Wednesday, June 26, 2013

Taking the Plunge: Jacob's Well

Getting to Jacob's Well probably would have been near impossible for us if not for GPS, but even then,  the system does have it's faults. We got nervous when the navigation told us we'd reached our destination when we were directly in the middle of a residential area with no inkling of a park to be found.
We got even more  nervous when we rolled our window down to ask a resident taking a walk, and she had no idea where it was. 
Keep calm. Call the office.
After surviving my clumsy ankle roll on a smooth narrow walkway down the side of a cliff, where I think I may have almost broke my foot (which would make the unlucky third time, but very lucky considering a broken foot is better than not surviving the fall down a cliff), during the short hike to Jacob's Well, we let our tour guide abandon us so we could stick around to experience the mysterious ancient water cave. 
We learned a lot about Hill Country geology, how the newly formed park is working hard to protect the native plants and spread awareness about water conservation, and a little about the water cave's history, including the controversy on how the it was named.  
This primitive artesian spring used to have so much water flowing through it (thousands of gallons per minute to be exact) so recently that local resident's grandfathers tell stories about how they couldn't sink into the cave if they wanted to because the pressure of the water would push them up to the surface. Unfortunately, with recent year's droughts and booming economic growth, Jacob's well stopped flowing for the very first time in 2000.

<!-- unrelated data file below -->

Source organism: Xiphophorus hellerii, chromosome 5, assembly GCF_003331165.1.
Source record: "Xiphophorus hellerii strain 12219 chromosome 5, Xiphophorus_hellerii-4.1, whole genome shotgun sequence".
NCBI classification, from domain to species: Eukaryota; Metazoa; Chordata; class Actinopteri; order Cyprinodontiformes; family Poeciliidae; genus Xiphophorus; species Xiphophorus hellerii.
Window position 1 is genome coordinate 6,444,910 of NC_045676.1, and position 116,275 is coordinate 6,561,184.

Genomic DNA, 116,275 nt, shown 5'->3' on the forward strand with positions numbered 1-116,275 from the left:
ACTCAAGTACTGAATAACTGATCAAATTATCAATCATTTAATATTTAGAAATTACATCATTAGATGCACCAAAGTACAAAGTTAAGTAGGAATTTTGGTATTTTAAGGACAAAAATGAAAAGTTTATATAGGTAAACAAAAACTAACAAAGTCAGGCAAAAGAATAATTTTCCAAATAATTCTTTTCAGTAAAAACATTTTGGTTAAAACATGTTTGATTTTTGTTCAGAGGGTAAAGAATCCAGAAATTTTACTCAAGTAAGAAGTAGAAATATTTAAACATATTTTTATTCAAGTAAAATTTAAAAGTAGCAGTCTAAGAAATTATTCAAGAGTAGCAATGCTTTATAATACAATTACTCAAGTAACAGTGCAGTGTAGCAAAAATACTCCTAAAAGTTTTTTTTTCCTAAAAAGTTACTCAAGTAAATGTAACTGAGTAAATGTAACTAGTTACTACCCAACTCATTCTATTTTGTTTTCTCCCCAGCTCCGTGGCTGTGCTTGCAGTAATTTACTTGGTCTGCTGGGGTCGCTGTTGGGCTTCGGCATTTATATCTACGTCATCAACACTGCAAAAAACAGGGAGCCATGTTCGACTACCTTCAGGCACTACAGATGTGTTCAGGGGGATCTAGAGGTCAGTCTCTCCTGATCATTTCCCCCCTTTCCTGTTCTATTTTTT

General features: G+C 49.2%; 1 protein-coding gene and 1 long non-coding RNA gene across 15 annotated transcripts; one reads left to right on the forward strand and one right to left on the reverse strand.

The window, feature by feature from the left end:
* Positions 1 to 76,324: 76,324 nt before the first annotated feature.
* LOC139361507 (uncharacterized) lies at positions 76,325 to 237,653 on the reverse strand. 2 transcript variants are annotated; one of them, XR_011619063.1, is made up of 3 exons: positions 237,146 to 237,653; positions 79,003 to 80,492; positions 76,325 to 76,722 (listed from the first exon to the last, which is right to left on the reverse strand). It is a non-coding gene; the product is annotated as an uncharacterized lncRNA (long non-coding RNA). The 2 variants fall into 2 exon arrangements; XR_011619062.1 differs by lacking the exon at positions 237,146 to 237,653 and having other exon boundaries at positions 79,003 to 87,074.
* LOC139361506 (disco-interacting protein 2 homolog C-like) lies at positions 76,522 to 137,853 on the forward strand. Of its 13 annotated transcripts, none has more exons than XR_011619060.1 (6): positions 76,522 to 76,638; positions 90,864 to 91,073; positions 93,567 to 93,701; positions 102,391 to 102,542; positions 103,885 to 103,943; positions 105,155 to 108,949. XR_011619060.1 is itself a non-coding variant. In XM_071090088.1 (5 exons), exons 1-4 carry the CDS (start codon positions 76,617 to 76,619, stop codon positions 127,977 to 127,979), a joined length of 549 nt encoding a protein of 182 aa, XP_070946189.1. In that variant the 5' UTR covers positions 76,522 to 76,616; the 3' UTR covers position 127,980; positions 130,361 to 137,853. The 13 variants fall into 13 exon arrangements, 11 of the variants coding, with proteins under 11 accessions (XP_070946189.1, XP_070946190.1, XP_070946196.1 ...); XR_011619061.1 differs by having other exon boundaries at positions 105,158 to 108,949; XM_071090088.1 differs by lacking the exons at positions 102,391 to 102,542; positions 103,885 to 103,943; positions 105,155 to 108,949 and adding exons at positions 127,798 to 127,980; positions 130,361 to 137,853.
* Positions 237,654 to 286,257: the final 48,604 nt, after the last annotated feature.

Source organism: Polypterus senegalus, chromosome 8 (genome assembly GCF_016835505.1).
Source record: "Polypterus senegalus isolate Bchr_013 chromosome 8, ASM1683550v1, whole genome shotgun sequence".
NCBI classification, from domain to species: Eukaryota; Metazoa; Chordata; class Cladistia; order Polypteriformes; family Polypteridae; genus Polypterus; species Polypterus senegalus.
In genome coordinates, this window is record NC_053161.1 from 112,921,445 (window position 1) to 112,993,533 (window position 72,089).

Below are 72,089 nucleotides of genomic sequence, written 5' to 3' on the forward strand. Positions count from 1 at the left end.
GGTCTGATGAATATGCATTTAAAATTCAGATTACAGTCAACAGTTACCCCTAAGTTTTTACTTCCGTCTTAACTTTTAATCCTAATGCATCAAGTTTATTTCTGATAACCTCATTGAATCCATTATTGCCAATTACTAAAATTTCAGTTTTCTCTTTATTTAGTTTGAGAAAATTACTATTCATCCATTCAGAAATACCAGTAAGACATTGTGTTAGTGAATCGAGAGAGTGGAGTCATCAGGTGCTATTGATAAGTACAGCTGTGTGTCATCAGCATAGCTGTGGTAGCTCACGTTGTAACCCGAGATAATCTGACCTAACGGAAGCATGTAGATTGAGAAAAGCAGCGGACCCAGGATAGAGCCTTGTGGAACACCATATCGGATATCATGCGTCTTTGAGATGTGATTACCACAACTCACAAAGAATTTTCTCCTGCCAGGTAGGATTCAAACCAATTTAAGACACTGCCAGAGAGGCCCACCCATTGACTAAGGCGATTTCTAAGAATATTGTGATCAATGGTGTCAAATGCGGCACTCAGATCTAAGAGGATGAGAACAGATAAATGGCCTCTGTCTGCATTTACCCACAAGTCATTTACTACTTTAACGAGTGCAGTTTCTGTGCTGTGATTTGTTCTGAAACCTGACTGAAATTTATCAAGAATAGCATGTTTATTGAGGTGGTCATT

The water source to the springs in Hill Country is provided by The Trinity Aquifer, in which only a small percentage of rainfall actually travels to, and since the surrounding ground is mostly made up of impermeable material like shale, limestone, and fossil-ferrous, fault lines allow the water to slowly move through the top layers of ground. 
Looking into the dark abyss from above left me both a little scared and extremely intrigued. Just to be safe, I ventured into the water by foot first, to make sure the center of the hole wasn't going to swallow me up. 
It was time to enjoy this endangered landmark; I HAD to take the plunge.
I figured the water would be cold (60-70F degrees is the usual), but had no idea my heart would be racing into my throat once I was swimming over a tunnel that's claimed the lives of 8 people in the not so distant past. 
Sure, those people were actually cave diving, but that minuet fact doesn't erase the power of the hole's capability. 
Looking down into the darkness, you can imagine the 4 chambers that have summoned to the subconscious mind of under-trained divers in the past, but what's impossible to imagine is the amount of underground miles this water-cave covers, ranking it as the longest in Texas. 
The stone floored creek is so unique and solid, the water crystal clear.
I carefully walked my way down the slick moss covered floor, barfoot, which was actually more like ice skating with way less grace and balance than the type of ice-skater you probably have pictured in your mind right now. 
Then I proceeded to peer pressure Patrick into being more explorative. 
His ridiculously long arms and legs allow him to go places most people can't or wont, but he didn't want to get wet just yet because he'd have to hike back to the car in soggy sneakers. 
And just went I wasn't expecting it, I heard a big splash. He'd decided to jump after all, to prove he wasn't scared. His last minute decision to have some fun almost ruined the day, though, because all he could think about after that moment was getting the water out of his ears. 
He faked a smile and kept walking, but never gave up on banging his hands into the side of his tilted head. A happy happy sad time, indeed. But with a little persistence and experimentation, he was able to free his canals of that pesky uninvited H20 just in time for our next adventure.

Have you ever jumped off a cliff?


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